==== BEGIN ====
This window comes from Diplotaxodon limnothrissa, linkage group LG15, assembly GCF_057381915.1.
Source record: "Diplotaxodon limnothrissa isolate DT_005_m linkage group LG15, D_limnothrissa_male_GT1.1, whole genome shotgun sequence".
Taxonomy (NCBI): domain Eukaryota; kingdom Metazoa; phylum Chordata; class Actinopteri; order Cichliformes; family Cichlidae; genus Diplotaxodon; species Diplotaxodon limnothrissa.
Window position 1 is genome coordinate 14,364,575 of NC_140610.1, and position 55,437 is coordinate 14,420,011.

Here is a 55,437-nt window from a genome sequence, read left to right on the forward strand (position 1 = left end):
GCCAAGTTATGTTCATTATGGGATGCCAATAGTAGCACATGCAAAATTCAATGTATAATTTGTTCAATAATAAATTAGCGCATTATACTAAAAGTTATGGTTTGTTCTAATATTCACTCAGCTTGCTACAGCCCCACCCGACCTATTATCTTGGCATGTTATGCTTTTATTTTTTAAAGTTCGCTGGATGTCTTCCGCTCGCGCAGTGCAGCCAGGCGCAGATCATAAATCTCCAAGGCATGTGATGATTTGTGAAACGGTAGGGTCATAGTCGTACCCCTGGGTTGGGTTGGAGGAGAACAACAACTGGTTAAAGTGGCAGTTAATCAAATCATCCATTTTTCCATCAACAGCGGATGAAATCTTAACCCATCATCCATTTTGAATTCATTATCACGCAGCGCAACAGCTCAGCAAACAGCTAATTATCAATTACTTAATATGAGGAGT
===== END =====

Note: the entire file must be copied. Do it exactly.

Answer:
This window comes from Diplotaxodon limnothrissa, linkage group LG15, assembly GCF_057381915.1.
Source record: "Diplotaxodon limnothrissa isolate DT_005_m linkage group LG15, D_limnothrissa_male_GT1.1, whole genome shotgun sequence".
Taxonomy (NCBI): domain Eukaryota; kingdom Metazoa; phylum Chordata; class Actinopteri; order Cichliformes; family Cichlidae; genus Diplotaxodon; species Diplotaxodon limnothrissa.
Window position 1 is genome coordinate 14,364,575 of NC_140610.1, and position 55,437 is coordinate 14,420,011.

Here is a 55,437-nt window from a genome sequence, read left to right on the forward strand (position 1 = left end):
GCCAAGTTATGTTCATTATGGGATGCCAATAGTAGCACATGCAAAATTCAATGTATAATTTGTTCAATAATAAATTAGCGCATTATACTAAAAGTTATGGTTTGTTCTAATATTCACTCAGCTTGCTACAGCCCCACCCGACCTATTATCTTGGCATGTTATGCTTTTATTTTTTAAAGTTCGCTGGATGTCTTCCGCTCGCGCAGTGCAGCCAGGCGCAGATCATAAATCTCCAAGGCATGTGATGATTTGTGAAACGGTAGGGTCATAGTCGTACCCCTGGGTTGGGTTGGAGGAGAACAACAACTGGTTAAAGTGGCAGTTAATCAAATCATCCATTTTTCCATCAACAGCGGATGAAATCTTAACCCATCATCCATTTTGAATTCATTATCACGCAGCGCAACAGCTCAGCAAACAGCTAATTATCAATTACTTAATATGAGGAGT